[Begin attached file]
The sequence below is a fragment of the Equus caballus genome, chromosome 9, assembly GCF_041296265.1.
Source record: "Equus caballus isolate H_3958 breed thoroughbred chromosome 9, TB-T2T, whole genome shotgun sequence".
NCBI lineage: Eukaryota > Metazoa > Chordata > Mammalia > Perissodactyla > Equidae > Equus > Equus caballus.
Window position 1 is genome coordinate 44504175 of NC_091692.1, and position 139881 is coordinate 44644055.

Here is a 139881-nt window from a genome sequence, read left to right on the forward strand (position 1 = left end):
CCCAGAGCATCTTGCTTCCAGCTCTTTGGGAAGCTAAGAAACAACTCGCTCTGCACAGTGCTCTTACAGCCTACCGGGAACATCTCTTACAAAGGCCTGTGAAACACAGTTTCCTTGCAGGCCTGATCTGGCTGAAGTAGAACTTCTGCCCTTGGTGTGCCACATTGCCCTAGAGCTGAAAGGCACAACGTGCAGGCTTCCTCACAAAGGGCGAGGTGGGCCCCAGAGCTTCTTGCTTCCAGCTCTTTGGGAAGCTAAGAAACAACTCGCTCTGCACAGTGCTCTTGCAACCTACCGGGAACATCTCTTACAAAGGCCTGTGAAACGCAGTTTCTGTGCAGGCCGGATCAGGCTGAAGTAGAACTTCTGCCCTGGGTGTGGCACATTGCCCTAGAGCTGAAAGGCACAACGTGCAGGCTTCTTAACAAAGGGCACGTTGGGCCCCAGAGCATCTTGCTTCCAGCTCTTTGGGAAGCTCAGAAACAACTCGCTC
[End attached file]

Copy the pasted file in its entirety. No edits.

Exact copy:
The sequence below is a fragment of the Equus caballus genome, chromosome 9, assembly GCF_041296265.1.
Source record: "Equus caballus isolate H_3958 breed thoroughbred chromosome 9, TB-T2T, whole genome shotgun sequence".
NCBI lineage: Eukaryota > Metazoa > Chordata > Mammalia > Perissodactyla > Equidae > Equus > Equus caballus.
Window position 1 is genome coordinate 44504175 of NC_091692.1, and position 139881 is coordinate 44644055.

Here is a 139881-nt window from a genome sequence, read left to right on the forward strand (position 1 = left end):
CCCAGAGCATCTTGCTTCCAGCTCTTTGGGAAGCTAAGAAACAACTCGCTCTGCACAGTGCTCTTACAGCCTACCGGGAACATCTCTTACAAAGGCCTGTGAAACACAGTTTCCTTGCAGGCCTGATCTGGCTGAAGTAGAACTTCTGCCCTTGGTGTGCCACATTGCCCTAGAGCTGAAAGGCACAACGTGCAGGCTTCCTCACAAAGGGCGAGGTGGGCCCCAGAGCTTCTTGCTTCCAGCTCTTTGGGAAGCTAAGAAACAACTCGCTCTGCACAGTGCTCTTGCAACCTACCGGGAACATCTCTTACAAAGGCCTGTGAAACGCAGTTTCTGTGCAGGCCGGATCAGGCTGAAGTAGAACTTCTGCCCTGGGTGTGGCACATTGCCCTAGAGCTGAAAGGCACAACGTGCAGGCTTCTTAACAAAGGGCACGTTGGGCCCCAGAGCATCTTGCTTCCAGCTCTTTGGGAAGCTCAGAAACAACTCGCTC